Saturday, August 16th, 1952 — 12:45 a.m.
The room sweltered like a sauna. My temples ached and my throat was bone dry, but I wasn’t about to walk out of there, not until I got what I needed. After four hours of listening to this punk shuck and jive I’d had enough. I leaned across the table and spoke low.
“It’s over, Sol. We collared your crew tonight and every one of those bums just rolled over on you. Why don’t just you just come clean?”
“Come clean with what?” he shot back. “I already told you what happened, heavy. I called the orders in and I showed up at Schoenfeld’s with the truck, right? And I told my guys to load up the sofas.”
Solomon Offerman was a real piece of work. He was a drifter who’d run just about every scam you could think of since he was a teenager. How this goof wound up in Tacoma I’ll never know. Maybe he thought he’d have better luck flying under the radar if he set up shop outside a big city. He was only twenty-five when I busted him, but he looked like he was pushing fifty. I don’t know if he was originally from Brooklyn or if he just used that damn accent to try and sound like a gangster. Either way, it didn’t matter. Everything about the guy was a ruse, right down to the permanent smirk on his chipmunk face.
“Then what?” I pressed.
“They started to load the stuff up, right? And then all of a sudden, this chump comes up and he starts gettin’ in my business. He wants to know what vendor we’re with. And I told him, ‘Nelots Imports and Exports. We’ll be wrapped up in a few minutes.’ And then he says to me, ‘You’re not leaving with my furniture.’ So then I said to him, ‘Relax, pal. You’re gonna get what’s comin’ to ya. Just send out an invoice and I’ll cut you a payment later.’ But he wouldn’t back off. So I told him, ‘Listen, jerkoff. You better get in the wind while ya got the chance. Otherwise, when I get through with yas, they’ll have to scrape your face off the pavement with a putty knife!”
When he ran out of gas, I lit up a Lucky and stared him down. “I’m curious about something you said just now. That import-export vendor. Nelots? How’d you come up with that?”
“What do you mean, how’d I come up with it? They’re one of my wholesale outlets. What’s it to ya?” he barked.
“You do know that’s ‘stolen’ spelled backwards, don’t you?”
“So what?” he snapped. “Police is an anagram for ‘cop lie.’ I don’t see nobody bustin’ your chops for that.”
“What’d you do with the truck, Sol?” I demanded.
“I already told yas. It’s in safekeeping,” he squawked.
“I gotta hand it to you, pal. You picked a one-of-a-kind racket. Most fences go in for jewelry, garments, anything easy to — ”
“Who says I’m a fence?” he butted in. “That’s a beef-stew word. I’m a broker! I deal in merchandise, right? I arrange the transfer and then I collect a commission. Look. You like movies, riiiiight? You know how Warner Bros. loans out one of their mugs to Metro from time to time? That’s what I do with furniture. You can’t bust me for that!”
“How come you didn’t get a receipt?”
The accusation made his pupils implode. “’Cause I was gonna give ’em better than money! Even if I had to promote them on radio or in the Daily Ledger, right? What business turns down a free plug? You know, I had a clockwork operation going. It took me all summer to put the whole thing together, and then you and your roughnecks had to come swoopin’ down like a buncha fuckin’ vultures and screw it all up!”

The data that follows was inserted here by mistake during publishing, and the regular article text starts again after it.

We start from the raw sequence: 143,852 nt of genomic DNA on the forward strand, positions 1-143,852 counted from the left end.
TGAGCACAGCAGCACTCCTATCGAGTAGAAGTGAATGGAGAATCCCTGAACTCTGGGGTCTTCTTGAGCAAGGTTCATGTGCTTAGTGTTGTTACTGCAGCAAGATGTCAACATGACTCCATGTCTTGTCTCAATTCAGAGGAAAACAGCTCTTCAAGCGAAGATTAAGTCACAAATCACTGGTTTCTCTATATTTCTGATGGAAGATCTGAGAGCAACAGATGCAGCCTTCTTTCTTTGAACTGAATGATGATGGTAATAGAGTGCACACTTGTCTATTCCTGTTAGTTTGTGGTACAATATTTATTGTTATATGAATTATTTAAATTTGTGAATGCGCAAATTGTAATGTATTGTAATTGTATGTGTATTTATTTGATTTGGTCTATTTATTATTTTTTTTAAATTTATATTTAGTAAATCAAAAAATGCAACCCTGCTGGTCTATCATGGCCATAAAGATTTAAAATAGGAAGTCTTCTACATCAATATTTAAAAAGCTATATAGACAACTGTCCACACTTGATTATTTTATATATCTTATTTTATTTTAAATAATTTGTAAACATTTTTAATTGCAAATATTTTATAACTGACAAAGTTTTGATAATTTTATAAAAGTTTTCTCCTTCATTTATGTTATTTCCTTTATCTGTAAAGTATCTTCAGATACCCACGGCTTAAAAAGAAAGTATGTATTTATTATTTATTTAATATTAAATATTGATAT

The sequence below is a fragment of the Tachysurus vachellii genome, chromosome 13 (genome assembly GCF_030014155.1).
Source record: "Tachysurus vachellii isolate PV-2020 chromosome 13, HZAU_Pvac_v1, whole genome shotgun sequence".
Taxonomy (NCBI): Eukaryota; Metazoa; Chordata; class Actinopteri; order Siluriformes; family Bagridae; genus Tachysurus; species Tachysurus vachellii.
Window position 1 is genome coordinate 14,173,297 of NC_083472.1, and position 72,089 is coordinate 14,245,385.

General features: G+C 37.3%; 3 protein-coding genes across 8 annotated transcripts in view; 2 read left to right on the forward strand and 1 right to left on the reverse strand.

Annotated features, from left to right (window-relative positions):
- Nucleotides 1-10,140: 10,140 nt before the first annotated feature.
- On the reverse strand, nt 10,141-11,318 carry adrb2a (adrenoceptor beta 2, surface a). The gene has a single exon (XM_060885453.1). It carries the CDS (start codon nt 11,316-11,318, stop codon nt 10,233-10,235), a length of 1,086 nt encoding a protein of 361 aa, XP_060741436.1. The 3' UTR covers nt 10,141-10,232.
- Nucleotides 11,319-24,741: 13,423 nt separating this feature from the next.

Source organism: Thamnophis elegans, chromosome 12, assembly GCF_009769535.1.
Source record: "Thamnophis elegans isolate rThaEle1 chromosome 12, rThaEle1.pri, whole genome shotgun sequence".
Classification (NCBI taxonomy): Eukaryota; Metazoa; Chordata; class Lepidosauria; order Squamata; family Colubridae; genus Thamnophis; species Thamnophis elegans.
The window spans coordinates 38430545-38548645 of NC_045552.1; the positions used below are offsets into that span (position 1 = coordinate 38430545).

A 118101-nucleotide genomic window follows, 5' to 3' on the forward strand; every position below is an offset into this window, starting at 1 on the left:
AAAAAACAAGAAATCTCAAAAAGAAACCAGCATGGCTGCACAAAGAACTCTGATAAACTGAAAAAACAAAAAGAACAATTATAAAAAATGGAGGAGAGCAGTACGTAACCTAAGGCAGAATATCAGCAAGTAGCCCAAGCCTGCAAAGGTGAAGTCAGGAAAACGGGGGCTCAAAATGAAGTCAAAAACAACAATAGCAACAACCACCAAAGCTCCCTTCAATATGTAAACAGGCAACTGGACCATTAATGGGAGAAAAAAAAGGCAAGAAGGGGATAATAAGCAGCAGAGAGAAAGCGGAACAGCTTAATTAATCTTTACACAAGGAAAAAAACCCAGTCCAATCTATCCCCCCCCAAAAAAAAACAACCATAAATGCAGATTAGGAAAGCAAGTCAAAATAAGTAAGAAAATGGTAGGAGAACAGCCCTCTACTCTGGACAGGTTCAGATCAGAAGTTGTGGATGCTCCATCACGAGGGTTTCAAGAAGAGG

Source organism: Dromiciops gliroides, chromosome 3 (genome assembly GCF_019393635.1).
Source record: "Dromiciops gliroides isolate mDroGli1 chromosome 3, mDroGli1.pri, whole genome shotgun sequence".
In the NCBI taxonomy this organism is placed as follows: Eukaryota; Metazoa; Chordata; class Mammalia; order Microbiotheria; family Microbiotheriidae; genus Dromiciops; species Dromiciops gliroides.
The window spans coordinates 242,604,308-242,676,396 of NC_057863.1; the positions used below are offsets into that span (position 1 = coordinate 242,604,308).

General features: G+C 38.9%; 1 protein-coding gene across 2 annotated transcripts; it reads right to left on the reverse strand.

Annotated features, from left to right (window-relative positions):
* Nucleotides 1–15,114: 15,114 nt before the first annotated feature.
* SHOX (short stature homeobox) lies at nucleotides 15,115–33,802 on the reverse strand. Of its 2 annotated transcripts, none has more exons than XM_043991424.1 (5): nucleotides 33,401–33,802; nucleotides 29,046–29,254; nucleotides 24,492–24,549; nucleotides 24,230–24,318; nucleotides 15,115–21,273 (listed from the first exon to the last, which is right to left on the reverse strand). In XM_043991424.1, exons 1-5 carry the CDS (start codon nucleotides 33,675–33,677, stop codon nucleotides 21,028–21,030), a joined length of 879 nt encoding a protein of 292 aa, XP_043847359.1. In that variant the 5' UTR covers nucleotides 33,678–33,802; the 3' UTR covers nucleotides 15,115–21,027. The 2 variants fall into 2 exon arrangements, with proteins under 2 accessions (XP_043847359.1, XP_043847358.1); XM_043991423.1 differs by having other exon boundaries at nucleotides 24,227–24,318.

The second he started running his mouth, I stood up and gave the two-way mirror a couple quick raps. Five seconds later, Mike Benchley came in.
“Is that it?” I asked.
“Yeah, that’s it. What now?” he whined.
“Right now you’re under arrest for fraud, theft and possession of stolen property with intent to distribute. Now, stand up and put your hands behind your back.”
Of course he tried to put on a pussycat act like a lot of them do, but he’d already played his last ace.
“Look, it’s part of the routine. You know who I am. I’m Suave Sol,” Offerman tried to brag before Benchley spun him around and cuffed him.
“If you have a lawyer, now’s the time to let us know. If not, we’ll send for the public defender.” I turned to leave, but stopped myself in the doorway. “Say, Sol. You like movies, right? In case they ever make one about you, I’ve got the perfect title: King Con. Take this clown downstairs.”
With an eager “Yes, sir!” and a calm “Let’s go,” Benchley escorted Offerman to his new digs as I headed straight for the water cooler. After gulping my third cup, I glanced at my watch. One a.m. Jesus. Had I really been at it for sixteen hours?
The squad room was a madhouse that night. The phones rang off the hook and the typewriters clacked away at ninety miles an hour while every cop on duty hauled enough bums in to fill a soup kitchen. On top of that, everybody and their brother was lined up out the door and around the corner waiting to scream their beef in someone’s face.
You get a shift like that every once in a while. Burglars break into shops, drunks get into fights, and just about every reckless little shit in Pierce County decides to raise some kind of hell. Everything was coming unstuck, and all I wanted was to go home and hit the sack … but my night was just getting started.
James Gilletti is an actor, playwright and voice-over artist. He’s presented work at Creative Colloquy in Olympia and Tacoma since August of 2016. He lives in Lakewood with his wife, Trina.